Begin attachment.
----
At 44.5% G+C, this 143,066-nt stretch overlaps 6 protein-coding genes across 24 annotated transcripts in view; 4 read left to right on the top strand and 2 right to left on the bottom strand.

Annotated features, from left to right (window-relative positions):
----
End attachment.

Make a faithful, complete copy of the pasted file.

At 44.5% G+C, this 143,066-nt stretch overlaps 6 protein-coding genes across 24 annotated transcripts in view; 4 read left to right on the top strand and 2 right to left on the bottom strand.

Annotated features, from left to right (window-relative positions):